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The Strange Pleasure of Upgrading Software

Apple's release of OS 10.4 (aka Tiger) inspired an editorial in the NY Times on the pleasure of upgrading. Like many Apple computer users, I'm in a pleasant state of expectation. I've ordered Apple's updated operating system, but it hasn't yet arrived. I have housecleaning to do before I can install it: deleting dead programs in my applications folder, for instance, and backing up my hard drive. Then will come the almost visceral pleasure of installing new software. This is one of the most pleasant tasks I know, vastly easier than straightening up the barn or taking the truck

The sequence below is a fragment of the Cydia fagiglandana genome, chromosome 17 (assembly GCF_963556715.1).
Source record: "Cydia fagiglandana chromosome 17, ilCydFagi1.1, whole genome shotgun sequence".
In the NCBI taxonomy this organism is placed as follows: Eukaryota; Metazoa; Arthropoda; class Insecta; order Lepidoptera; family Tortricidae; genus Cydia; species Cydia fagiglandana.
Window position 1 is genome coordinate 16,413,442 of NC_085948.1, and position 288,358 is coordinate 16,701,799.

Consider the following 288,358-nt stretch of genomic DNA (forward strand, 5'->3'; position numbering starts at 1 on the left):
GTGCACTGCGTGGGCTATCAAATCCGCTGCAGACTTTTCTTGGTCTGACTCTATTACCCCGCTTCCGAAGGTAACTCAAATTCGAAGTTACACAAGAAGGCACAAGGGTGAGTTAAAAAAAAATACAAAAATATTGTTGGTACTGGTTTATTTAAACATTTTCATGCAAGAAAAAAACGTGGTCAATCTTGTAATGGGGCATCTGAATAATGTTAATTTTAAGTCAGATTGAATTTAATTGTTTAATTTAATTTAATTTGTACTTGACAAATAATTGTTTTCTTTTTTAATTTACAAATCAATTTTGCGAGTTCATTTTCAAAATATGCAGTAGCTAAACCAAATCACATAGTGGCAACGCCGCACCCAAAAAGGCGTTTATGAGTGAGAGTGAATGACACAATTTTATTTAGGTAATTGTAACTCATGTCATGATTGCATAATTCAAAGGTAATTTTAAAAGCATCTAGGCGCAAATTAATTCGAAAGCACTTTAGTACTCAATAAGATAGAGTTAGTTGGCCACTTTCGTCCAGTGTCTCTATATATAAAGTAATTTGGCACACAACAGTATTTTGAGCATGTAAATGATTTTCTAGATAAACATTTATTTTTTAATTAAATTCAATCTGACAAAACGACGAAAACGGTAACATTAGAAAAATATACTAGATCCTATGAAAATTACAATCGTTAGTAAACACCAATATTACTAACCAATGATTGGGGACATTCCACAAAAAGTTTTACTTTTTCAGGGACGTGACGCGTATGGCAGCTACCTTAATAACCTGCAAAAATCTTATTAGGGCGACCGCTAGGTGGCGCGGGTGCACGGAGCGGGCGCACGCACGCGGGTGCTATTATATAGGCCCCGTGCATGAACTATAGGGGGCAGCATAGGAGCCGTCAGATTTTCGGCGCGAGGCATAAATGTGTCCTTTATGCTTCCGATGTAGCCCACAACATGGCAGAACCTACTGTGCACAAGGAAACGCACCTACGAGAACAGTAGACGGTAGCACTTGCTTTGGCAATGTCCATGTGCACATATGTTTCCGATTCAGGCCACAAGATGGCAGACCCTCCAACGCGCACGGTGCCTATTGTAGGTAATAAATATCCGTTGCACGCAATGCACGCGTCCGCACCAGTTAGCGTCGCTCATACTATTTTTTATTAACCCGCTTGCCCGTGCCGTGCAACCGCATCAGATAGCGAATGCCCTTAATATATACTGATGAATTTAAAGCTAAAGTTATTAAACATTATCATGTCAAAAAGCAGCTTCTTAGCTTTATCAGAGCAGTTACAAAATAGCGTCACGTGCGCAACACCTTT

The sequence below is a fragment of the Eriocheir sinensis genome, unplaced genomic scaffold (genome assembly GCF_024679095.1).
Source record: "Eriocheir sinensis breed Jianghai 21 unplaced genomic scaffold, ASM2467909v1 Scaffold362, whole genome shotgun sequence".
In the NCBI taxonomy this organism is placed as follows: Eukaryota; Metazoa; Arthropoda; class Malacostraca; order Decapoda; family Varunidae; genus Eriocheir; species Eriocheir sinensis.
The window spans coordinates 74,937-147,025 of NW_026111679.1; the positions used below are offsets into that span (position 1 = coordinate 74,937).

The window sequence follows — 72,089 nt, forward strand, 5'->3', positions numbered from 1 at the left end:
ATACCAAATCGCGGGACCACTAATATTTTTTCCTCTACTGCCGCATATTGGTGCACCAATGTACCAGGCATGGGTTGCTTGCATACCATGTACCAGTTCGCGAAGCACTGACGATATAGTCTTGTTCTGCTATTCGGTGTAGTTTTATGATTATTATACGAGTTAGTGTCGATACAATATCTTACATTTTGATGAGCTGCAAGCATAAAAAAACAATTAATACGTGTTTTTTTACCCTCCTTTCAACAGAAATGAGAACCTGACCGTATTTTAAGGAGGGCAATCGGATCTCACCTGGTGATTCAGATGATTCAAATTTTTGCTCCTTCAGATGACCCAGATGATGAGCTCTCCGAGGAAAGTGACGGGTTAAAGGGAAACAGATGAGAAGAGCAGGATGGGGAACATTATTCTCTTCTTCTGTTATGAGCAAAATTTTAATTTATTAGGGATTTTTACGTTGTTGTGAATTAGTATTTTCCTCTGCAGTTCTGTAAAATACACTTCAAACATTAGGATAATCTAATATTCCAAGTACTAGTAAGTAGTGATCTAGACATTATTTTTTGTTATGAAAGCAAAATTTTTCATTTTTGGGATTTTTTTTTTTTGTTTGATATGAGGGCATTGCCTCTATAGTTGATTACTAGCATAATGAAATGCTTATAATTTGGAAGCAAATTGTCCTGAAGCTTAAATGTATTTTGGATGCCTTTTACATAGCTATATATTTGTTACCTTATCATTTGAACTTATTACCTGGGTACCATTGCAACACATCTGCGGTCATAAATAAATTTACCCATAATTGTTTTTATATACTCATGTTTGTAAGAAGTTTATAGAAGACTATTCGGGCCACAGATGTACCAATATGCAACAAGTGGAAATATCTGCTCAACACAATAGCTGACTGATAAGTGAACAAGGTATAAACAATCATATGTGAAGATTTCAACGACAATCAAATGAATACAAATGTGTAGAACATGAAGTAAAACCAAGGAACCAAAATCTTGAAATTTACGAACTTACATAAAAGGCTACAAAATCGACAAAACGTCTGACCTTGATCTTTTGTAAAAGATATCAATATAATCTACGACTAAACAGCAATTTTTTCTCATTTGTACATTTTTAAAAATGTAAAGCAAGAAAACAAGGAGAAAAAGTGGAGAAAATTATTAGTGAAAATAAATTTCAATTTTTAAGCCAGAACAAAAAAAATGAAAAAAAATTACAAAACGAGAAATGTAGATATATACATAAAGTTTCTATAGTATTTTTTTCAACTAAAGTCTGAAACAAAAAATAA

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Lincoln's Constitution

Over the weekend, I finished Lincoln's Constitution by Daniel Farber. The book deals with Lincoln's actions during the civil war and studies their constitutionality. The book's conclusion: [M]ost of that Lincoln did...was in fact constitutional. He was correct that secession was unconstitutional, a revolutionary act rather than a legitimate exercise of state sovereignty. He was also correct that, in actual areas of war or insurrection, he had emergency power to suspend habeas and impose martial law. This is not to say that everything he did was constitutional. Military jurisdiction was extended beyond constitutional bounds in the North; money was